But Boehner not only called for an ethics investigation, he also “admonished” Speaker Nancy Pelosi (D-Calif.) and the majority leadership for their actions and asserted that the vote to override the veto might be unconstitutional. Which raises an interesting question: If the vote to override is unconstitutional, what does that make the veto?

This brouhaha was just silly and makes the minority look foolish, petty and petulant. But it is only a small example of the larger point. Another is the leaders’ manipulation to block an independent ethics investigative arm — there was no reason other than to deny the majority a bipartisan victory. The most significant examples are in the motions to recommit with instructions.

To recapitulate, when the Republicans took the majority in 1994, they tried to change a process that had left them, as the minority, shut out of any real legislative role and to create a fairer process. One key route to this goal was to give the minority one real shot to offer an alternative approach, the motion to recommit with instructions, on every bill. The goal was real, and there was some adherence to it during the early Newt Gingrich years. But by the time of the Hastert-DeLay regime, the motion to recommit with instructions became a farce. DeLay framed every Democratic alternative into a procedural vote, and he demanded party loyalty to vote it down regardless of the substance. In the last GOP Congress, 2005-2006, not a single Democratic motion was accepted on the House floor.

When the Democrats took over, they promised to be different, to restore the regular order. They haven’t. They started badly by suspending the regular order to get their pledge for “Six in ’06” enacted quickly. There have been lapses and relapses. But on the motions to recommit, Democrats actually offered a more open process — open enough that Republicans won 15 of them in the first year of this Congress.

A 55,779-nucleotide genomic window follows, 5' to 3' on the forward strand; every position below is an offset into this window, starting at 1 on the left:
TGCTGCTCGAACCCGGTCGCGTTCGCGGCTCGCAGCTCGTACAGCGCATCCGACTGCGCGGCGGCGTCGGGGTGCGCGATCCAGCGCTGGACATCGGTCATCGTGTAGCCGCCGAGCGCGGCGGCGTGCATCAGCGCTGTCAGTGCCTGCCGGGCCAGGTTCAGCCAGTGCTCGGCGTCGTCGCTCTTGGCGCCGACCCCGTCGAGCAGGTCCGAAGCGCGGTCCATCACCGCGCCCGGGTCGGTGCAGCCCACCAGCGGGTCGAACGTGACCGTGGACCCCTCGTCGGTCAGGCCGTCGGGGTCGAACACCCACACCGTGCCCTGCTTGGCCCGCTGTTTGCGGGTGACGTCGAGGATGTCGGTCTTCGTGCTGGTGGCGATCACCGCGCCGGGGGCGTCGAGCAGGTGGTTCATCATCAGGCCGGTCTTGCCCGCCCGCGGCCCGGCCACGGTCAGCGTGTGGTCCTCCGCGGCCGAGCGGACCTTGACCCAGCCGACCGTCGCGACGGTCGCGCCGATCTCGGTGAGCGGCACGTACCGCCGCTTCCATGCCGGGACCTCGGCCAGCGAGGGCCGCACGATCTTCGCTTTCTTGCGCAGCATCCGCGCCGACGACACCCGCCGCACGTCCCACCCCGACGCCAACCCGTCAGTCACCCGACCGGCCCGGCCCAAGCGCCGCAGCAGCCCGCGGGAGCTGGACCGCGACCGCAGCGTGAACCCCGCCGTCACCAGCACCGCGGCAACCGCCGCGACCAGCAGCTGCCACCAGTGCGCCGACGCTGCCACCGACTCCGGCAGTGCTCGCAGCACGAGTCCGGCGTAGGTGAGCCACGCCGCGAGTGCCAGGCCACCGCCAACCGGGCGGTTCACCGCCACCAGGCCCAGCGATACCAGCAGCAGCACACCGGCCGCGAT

But far more often than not, Republican leaders have exploited the opening with utterly cynical motives, manipulating the language of motions to try to kill widely popular bills whose passage might make Congress look better, and to focus on irresponsible “gotcha” amendments to embarrass vulnerable Democrats instead of on principled alternative bills or proposals. The leaders have actually given the Democrats an excuse to be more highhanded and unfair. It is not too late to try this strategy — one putting the onus on the majority party to be fair, to allow serious minority alternatives and to allow open votes on them. Republicans would not win all of them, but they would actually win their share and would show Americans their seriousness of purpose and their constructive ideas.

There are times when the majority abuses its power and unreasonably runs roughshod over the minority. There are times when a minority party has to use whatever tools it has at its disposal, up to and including civil disobedience, to protect its interests and dramatize the unfairness of its plight. Instead, we have a leadership that has done a disservice to its own members, its own ideas and its own standing.

Norman Ornstein is a resident scholar at the American Enterprise Institute.